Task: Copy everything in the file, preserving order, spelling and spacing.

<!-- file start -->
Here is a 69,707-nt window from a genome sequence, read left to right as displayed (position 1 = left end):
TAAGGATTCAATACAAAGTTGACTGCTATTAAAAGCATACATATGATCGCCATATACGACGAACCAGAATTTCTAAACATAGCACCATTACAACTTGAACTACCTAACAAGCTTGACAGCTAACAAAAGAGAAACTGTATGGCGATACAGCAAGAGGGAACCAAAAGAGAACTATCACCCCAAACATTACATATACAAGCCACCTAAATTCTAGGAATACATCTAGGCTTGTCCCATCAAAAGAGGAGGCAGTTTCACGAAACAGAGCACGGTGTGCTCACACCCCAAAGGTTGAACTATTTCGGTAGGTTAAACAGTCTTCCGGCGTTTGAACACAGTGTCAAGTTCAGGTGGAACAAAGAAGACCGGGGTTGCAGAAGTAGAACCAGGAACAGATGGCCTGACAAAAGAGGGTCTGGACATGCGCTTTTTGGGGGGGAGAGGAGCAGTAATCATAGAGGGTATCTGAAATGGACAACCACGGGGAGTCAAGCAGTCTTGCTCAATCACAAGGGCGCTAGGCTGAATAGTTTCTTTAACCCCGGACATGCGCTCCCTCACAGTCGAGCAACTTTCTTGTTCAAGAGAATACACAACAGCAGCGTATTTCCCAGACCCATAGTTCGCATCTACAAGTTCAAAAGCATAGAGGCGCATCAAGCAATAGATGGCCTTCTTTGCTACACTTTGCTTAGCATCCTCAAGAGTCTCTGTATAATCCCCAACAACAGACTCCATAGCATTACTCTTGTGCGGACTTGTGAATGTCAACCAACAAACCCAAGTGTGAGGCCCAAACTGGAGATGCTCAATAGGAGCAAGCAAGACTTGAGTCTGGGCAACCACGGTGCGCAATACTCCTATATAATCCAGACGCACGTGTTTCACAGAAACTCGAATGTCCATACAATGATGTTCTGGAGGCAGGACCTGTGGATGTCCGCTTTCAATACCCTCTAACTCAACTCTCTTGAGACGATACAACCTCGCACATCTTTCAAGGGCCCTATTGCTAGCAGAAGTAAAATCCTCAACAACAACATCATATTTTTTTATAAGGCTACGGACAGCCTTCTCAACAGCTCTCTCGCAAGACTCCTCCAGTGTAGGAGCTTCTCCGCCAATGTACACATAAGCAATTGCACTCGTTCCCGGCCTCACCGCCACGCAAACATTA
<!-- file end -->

Here is a 69,707-nt window from a genome sequence, read left to right as displayed (position 1 = left end):
TAAGGATTCAATACAAAGTTGACTGCTATTAAAAGCATACATATGATCGCCATATACGACGAACCAGAATTTCTAAACATAGCACCATTACAACTTGAACTACCTAACAAGCTTGACAGCTAACAAAAGAGAAACTGTATGGCGATACAGCAAGAGGGAACCAAAAGAGAACTATCACCCCAAACATTACATATACAAGCCACCTAAATTCTAGGAATACATCTAGGCTTGTCCCATCAAAAGAGGAGGCAGTTTCACGAAACAGAGCACGGTGTGCTCACACCCCAAAGGTTGAACTATTTCGGTAGGTTAAACAGTCTTCCGGCGTTTGAACACAGTGTCAAGTTCAGGTGGAACAAAGAAGACCGGGGTTGCAGAAGTAGAACCAGGAACAGATGGCCTGACAAAAGAGGGTCTGGACATGCGCTTTTTGGGGGGGAGAGGAGCAGTAATCATAGAGGGTATCTGAAATGGACAACCACGGGGAGTCAAGCAGTCTTGCTCAATCACAAGGGCGCTAGGCTGAATAGTTTCTTTAACCCCGGACATGCGCTCCCTCACAGTCGAGCAACTTTCTTGTTCAAGAGAATACACAACAGCAGCGTATTTCCCAGACCCATAGTTCGCATCTACAAGTTCAAAAGCATAGAGGCGCATCAAGCAATAGATGGCCTTCTTTGCTACACTTTGCTTAGCATCCTCAAGAGTCTCTGTATAATCCCCAACAACAGACTCCATAGCATTACTCTTGTGCGGACTTGTGAATGTCAACCAACAAACCCAAGTGTGAGGCCCAAACTGGAGATGCTCAATAGGAGCAAGCAAGACTTGAGTCTGGGCAACCACGGTGCGCAATACTCCTATATAATCCAGACGCACGTGTTTCACAGAAACTCGAATGTCCATACAATGATGTTCTGGAGGCAGGACCTGTGGATGTCCGCTTTCAATACCCTCTAACTCAACTCTCTTGAGACGATACAACCTCGCACATCTTTCAAGGGCCCTATTGCTAGCAGAAGTAAAATCCTCAACAACAACATCATATTTTTTTATAAGGCTACGGACAGCCTTCTCAACAGCTCTCTCGCAAGACTCCTCCAGTGTAGGAGCTTCTCCGCCAATGTACACATAAGCAATTGCACTCGTTCCCGGCCTCACCGCCACGCAAACATTA